How Pontiac Works

By: the Auto Editors of Consumer Guide

2006 and 2007 Pontiac Solstice

Pontiac created an entirely new platform for its sporty 2006 Pontiac Solstice.

Impressive certainly described Pontiac's first sports car, the 2006 Solstice. It hit the streets less than four years after rabid public response to a we-might-build-it concept, itself whipped up in just 18 weeks -- unheard-of speed for lumbering GM.

Of course, this was Bob Lutz's doing, a demonstration that GM could get out fresh, exciting cars as fast as anyone in the world, and with world-class levels of performance and quality. He had to break all sorts of internal rules to get it done so quickly, so Solstice was just as much an example to GM people of what they could achieve when given half a chance.


Solstice was a lot like the ever-popular Mazda MX-5 Miata, which had been maturing since 1990 as the very definition of the modern "affordable sports car." Like the Japanese automaker, GM had to improvise in many areas to do something so very different from its usual fare, but the Solstice came together beautifully, an artful blend of some things old and some things new. When it was all over, GM had created a whole new platform called Kappa, with all sorts of possibilities for the future.

The concept was little-changed for production, and the Solstice emerged as larger and heavier than a redesigned Miata that made its debut at about the same time. Solstice hewed to the same classic formula, though, of a small and light two-seat convertible with manual-folding fabric top, rear-wheel drive, and four-cylinder power.

Solstice offset its greater weight with a larger, torquier engine, an evolved 2.4-liter twincam with 177 bhp and 166 pound-feet or torque. Both cars boasted manual and optional automatic transmissions, four-wheel independent suspension, all-disc brakes, and equally obligatory rack-and-pinion power steering. Solstice offered optional ABS, by now a Miata standard, but not the Mazda's available antiskid system or no-cost side airbags.

On the other hand, the Pontiac came on 18-inch wheels versus 16s or 17s, and matched its rival's "weekend racer" appeal with a $1095 Club Sport package and available limited-slip differential. Both listed options like air conditioning, cruise control, and power windows, but only Solstice offered satellite radio and the GM OnStar system.

Lutz promised a sub-$20,000 price, and kept his word by a slim $5, including destination charge, though the minimum soon rose to $20,490. But even that virtually level-pegged the least expensive '06 Miata, and Mazda's broader lineup stretched to nearly $27,000, thousands more than a Solstice with every possible option.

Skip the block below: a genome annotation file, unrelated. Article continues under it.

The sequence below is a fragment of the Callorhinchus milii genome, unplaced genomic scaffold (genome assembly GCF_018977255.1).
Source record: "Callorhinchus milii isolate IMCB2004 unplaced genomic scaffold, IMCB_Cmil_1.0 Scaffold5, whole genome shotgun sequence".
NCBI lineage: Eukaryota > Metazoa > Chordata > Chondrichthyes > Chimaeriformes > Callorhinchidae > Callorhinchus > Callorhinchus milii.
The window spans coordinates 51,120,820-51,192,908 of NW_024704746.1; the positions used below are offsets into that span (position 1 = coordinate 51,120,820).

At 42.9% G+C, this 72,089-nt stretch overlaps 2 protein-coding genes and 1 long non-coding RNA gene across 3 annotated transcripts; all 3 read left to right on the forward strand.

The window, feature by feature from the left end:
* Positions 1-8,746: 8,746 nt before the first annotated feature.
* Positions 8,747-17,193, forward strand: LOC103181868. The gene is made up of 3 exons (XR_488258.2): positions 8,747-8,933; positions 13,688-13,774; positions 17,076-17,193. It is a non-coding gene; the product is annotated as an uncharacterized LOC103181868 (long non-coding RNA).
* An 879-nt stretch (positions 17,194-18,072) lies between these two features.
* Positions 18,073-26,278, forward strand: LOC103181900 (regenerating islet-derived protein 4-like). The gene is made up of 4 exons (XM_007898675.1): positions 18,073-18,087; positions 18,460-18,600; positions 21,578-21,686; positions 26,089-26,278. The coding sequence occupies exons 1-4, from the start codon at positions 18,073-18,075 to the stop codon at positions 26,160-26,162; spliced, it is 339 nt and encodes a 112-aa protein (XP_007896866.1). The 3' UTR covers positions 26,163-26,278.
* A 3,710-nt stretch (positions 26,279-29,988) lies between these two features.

If Solstice and Miata were a close match on paper, they ran a virtual dead heat on the road. Most magazine comparisons decided the Mazda was just a little bit better, but the judgements were highly subjective, and most all reviews said you couldn't go wrong with the Pontiac.

It all came down to "horses for courses," with the Solstice winning points for eye appeal, a smoother ride, superior cornering stability, appreciated extra cockpit space, and stronger low-end pull. The Miata had the edge in handling, braking, fuel economy, and overall execution, plus a long record of reliability and a more convenient top.

But the Solstice had one advantage Miata could never match: It was all-American, a big emotional tug for many folks at a time when General Motors (Ford Motor Company, too) seemed fast headed for ruin. With all this, Solstice was as hard to get as a straight answer from a politician. Pontiac booked some 13,000 presale orders, but could fill only about half for model-year '06. That's because GM's refurbished Wilmington, Delaware, plant also had to build an upscale Saturn version, the 2007 Sky, plus variants for GM Europe. But people seemed happy to wait. Solstice was worth waiting for.

Pontiac spent some $4 million to promote Solstice with a "product placement" on the hit TV show "The Apprentice," but they needn't have bothered. The press had been breathlessly reporting every stage of the car's swift progress from auto-show concept to showroom reality. By the time it was ready, most all America knew about the Solstice.

The Solstice wait list may grow even longer with the 2007 addition of a GXP version with no less than 260 bhp from a new turbocharged 2.0-liter twincam four. Designated LNF, this engine is significant, marking GM's first use of high-efficiency direct fuel injection in North American production. Other premium features included a twin-scroll turbo that starts boosting sooner than conventional units, oil-cooled low-friction cast-aluminum pistons, and variable timing for both intake and exhaust valves that are sodium-filled for cooler running and less reciprocating weight.

Though not yet released in time for this article, the Solstice GXP was expected to start around $26,000, which also encompassed expected chassis upgrading, special trim, and added equipment. Pontiac projects 0-60 to fall from 6.7 seconds to 5.5, throwing down the performance gauntlet to Miata.

Solstice gives the Pontiac story thus far a happy note -- a small sign that better days finally might be at hand for Pontiac and all of GM. Let's hope that's the case. The thought this saga could be in its final chapter is unsettling, to say the least.

For more on the amazing Pontiac, old and new, see:

For more on the amazing Pontiac, old and new, see:

  • Pontiac New Car Reviews and Prices
  • Pontiac Used Car Reviews and Prices